The horrific event could lead city officials to go after illegally converted warehouses across Oakland, especially as evidence mounts that building inspectors knew of numerous problems with the Ghost Ship property but didn’t take action.
This is in one of the world's richest cities where illegal conversion, overcrowding and ridiculous rental values contribute to an almost wholly unnecessary housing crisis. Here's Scott Beyer:
The more pertinent point, at least for housing, is whether metros respond to such changes, or just sit on their hands…as the Bay Area has done. Between 2010 and 2015, the metro population grew by 100,000 people per year, but added only 20,000 units per year. Bay Area median home prices have thus predictably skyrocketed since December 2010 from $515,000 to $825,000.
So at any point in the last five or six years there have been at least 100,000 people looking for somewhere to live in and around San Francisco and only 20,000 homes plus the relatively few additional as a result of outward migration. The result is what we saw at Ghost Ship - overcrowding, exploitation and death.

And don't think that the UK's overheating cities - especially London - are any different. I've been reading Ben Reeve-Lewis's blog on Landlord Law for some while and some of his stories about exploitative, dangerous and overcrowded housing in our capital beggar belief. The problem is that, for all the shouting and rhetoric, we've our fingers in our ears on this issue, continuing to pretend that the housing can be put somewhere else - words like 'brownfield' or 'regeneration' are popular here - rather than where people actually need to live so they can get to the jobs our economy is providing.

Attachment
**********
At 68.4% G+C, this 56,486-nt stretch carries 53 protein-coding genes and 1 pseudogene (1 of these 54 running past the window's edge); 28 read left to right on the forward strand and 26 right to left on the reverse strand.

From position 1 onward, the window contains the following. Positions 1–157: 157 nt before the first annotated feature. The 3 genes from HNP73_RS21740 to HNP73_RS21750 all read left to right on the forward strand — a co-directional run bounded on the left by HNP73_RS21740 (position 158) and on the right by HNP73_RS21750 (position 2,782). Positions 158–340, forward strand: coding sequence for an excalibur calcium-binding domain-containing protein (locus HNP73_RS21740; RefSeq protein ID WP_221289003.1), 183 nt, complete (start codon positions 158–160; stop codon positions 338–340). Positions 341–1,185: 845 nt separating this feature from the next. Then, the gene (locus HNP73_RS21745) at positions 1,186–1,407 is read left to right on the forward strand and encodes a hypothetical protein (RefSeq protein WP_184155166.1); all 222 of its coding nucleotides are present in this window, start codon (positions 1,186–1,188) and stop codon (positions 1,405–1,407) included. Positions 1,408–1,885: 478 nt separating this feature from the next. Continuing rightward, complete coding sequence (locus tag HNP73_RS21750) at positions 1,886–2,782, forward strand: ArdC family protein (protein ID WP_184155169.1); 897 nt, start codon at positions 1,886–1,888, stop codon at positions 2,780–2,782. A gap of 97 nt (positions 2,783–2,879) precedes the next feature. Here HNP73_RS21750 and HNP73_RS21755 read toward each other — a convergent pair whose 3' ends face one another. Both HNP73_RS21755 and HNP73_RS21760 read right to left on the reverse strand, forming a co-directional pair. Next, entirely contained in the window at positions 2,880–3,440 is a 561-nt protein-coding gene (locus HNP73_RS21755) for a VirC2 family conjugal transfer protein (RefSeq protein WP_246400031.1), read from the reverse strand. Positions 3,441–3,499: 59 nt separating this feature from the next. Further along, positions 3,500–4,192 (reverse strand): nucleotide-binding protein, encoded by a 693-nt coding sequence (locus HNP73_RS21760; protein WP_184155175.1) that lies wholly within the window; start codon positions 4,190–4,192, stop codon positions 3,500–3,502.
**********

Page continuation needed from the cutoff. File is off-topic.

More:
Some time in the next week or so (right now we're told probably 16 January) the UK government will publish a 'White Paper' on housing. The content of this paper remains a matter of speculation but it has been strongly hinted that the need to build homes will trump the desire to protect open countryside on the fringes of towns and cities. To understand how the reaction from some MPs might run, we can look at the Neighbourhood Planning Bill currently before parliament:
In a Tory split over a planning bill, 15 backbenchers have tabled amendments which seek to protect land around cities and to increase the powers of local people to stop new development.

Conservatives rebelling on the Neighbourhood Planning Bill included Andrew Mitchell MP, who told HuffPostUK “I shall be questioning the Government’s commitment to the greenbelt in forceful terms” in the chamber.

Heavy-weight backbenchers Crispin Blunt, Nick Herbert and Nicholas Soames also opposed the Government’s plans. Soames tweeted on Monday that the “unspeakable behaviour of housebuilders” needed to be “dealt with”.